5 Exercises Kids Should Never Do

February 12th, 2013 posted by eFit.com

Why a great workout for you could be dangerous to your kids

Fitness isn’t just a fad; it’s a way of life. Sooner or later, your kids will want to make it a part of their lives, too — if they’re not too turned off by their gym classes, that is — and you should encourage them be as active as possible. However, not all exercise is good exercise when it comes to kids. Jordan Metzl, M.D., a pediatric sports medicine physician at the Hospital for Special Surgery in New York City, explains that kids go through rapid physical changes between the ages of 8 and 12. For girls, a growth spurt will occur usually around the age of 8 or 9, and boys will encounter the changes around the age of 11 or 12. “During this sort of adolescent growth and development,” says Metzl, “kids’ bones are growing a lot faster than their muscles.” Because of this phenomenon, kids lose flexibility as they grow, says Metzl, because the rapid growth puts pressure on their tendons. At this age, children’s bones have growth plates made out of cartilage, and that’s where the bone growth is happening. Eventually, these growth plates will form new cartilage that will turn into bone. “Growth plate protection is essential when kids exercise, because if the plates are injured, bone growth can be arrested, which can lead to delayed or even stunted growth,” explains Metzl. Now that you know what’s going on in your kids’ bodies, keep an eye out for these exercises they should never do. Armed with this knowledge, you can motivate your kids to be active, but let them know where they need to draw the line to protect themselves from injury. Power lifting. If your kids are lifting weights, make sure they’re doing high repetitions with low weights. If they use weights that are too heavy, they may damage their growth plates. Weight-bearing exercise should always be done with extreme caution. Kids shouldn’t do leg extensions (for the quadriceps) using too much weight; it could seriously damage the growth plates in their hips. Your child should never do a bench press without supervision. About two adolescent fatalities occur each year because kids drop the weight on their chest during this exercise. Boys, especially, should be wary of this, because they might be inclined to try to lift more weight than they can control. Squats. When young adolescents perform squats, they’re putting a great deal of stress on the area directly under their kneecaps, where the muscle meets the bone. This can lead to cartilage damage. Biking or inline skating without a helmet. If a child takes a spill and hits his or her head on the ground, the injury could lead to a concussion, a short or long-term brain injury or even a skull fracture.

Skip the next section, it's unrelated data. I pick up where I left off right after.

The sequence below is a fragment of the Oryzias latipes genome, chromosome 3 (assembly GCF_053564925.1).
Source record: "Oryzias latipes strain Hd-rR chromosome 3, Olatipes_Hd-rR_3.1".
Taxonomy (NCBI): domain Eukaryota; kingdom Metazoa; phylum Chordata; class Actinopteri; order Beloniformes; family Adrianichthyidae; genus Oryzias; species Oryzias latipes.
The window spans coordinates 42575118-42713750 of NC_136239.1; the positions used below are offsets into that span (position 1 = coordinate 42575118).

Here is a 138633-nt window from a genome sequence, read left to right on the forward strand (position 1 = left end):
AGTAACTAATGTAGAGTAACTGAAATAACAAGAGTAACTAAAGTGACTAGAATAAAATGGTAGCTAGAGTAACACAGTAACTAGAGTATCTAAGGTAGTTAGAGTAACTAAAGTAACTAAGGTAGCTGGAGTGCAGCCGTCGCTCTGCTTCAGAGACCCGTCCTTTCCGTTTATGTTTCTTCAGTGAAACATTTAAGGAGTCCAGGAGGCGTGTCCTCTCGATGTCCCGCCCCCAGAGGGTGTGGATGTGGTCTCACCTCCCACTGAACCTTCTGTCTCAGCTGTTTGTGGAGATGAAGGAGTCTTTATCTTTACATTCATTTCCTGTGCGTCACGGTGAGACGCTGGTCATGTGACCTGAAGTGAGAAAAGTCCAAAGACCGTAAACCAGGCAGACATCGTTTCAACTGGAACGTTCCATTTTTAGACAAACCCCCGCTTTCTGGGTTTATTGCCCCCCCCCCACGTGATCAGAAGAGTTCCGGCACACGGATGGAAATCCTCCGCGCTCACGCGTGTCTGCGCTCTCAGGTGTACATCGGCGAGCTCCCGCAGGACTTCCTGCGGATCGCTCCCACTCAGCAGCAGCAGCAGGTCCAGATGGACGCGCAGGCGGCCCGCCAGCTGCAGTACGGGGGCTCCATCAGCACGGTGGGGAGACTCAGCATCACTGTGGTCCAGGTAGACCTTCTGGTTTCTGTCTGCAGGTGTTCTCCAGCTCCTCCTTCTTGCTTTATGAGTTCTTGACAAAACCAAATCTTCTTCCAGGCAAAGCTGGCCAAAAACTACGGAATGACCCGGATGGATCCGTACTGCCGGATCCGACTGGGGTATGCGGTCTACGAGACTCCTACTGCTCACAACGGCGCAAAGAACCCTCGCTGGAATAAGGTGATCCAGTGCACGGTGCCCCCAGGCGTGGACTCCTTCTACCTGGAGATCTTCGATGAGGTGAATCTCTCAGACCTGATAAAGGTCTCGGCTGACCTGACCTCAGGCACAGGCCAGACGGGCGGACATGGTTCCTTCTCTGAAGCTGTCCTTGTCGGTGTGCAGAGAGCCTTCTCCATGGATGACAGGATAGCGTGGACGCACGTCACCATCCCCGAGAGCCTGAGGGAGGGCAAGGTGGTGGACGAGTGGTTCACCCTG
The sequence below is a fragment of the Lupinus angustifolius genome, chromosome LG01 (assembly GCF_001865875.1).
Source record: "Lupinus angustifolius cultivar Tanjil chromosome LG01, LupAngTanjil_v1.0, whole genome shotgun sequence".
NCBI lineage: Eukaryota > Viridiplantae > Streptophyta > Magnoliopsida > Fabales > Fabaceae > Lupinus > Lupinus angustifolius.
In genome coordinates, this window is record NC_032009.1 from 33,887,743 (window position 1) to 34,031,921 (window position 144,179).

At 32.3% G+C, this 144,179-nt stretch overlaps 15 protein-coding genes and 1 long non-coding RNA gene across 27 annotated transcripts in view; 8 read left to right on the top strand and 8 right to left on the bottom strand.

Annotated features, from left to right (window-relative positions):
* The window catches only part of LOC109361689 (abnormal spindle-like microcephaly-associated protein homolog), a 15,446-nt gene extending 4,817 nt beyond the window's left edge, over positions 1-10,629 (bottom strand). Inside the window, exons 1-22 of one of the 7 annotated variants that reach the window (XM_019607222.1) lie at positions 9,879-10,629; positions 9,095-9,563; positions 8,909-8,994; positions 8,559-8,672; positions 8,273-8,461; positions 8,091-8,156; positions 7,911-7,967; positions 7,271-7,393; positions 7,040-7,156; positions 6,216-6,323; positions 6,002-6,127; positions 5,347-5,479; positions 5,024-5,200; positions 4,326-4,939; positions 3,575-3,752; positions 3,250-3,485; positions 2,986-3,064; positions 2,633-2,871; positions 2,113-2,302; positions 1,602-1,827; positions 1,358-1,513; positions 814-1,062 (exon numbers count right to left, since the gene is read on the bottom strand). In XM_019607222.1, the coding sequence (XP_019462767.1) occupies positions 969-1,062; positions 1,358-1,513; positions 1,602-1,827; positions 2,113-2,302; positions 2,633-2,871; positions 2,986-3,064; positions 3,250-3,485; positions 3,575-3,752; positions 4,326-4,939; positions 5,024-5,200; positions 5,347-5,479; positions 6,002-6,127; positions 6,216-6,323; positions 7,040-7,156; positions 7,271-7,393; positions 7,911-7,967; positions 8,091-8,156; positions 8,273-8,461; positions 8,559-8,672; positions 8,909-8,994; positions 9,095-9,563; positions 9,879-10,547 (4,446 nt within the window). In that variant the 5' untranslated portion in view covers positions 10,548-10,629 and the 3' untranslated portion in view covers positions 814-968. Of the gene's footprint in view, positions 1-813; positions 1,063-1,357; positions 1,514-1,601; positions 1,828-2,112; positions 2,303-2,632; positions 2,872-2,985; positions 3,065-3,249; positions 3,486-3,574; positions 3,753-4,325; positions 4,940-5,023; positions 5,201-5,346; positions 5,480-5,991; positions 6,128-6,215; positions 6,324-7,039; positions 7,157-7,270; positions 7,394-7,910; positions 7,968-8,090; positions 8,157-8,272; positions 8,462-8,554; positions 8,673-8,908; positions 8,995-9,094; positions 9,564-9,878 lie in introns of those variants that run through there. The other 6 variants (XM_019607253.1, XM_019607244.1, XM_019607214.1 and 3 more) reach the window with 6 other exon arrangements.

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Cindy Rowe
Cindy Rowe (7 Posts)

Cindy Rowe is the owner/editor of Crazylou Creations blog. On the blog, you will find a little bit of crazy, and a whole lot of fun! As a FT working mother, she still finds time to create crafts, play around in the kitchen, plan parties and exercise. You'll find all of this and more on her blog!

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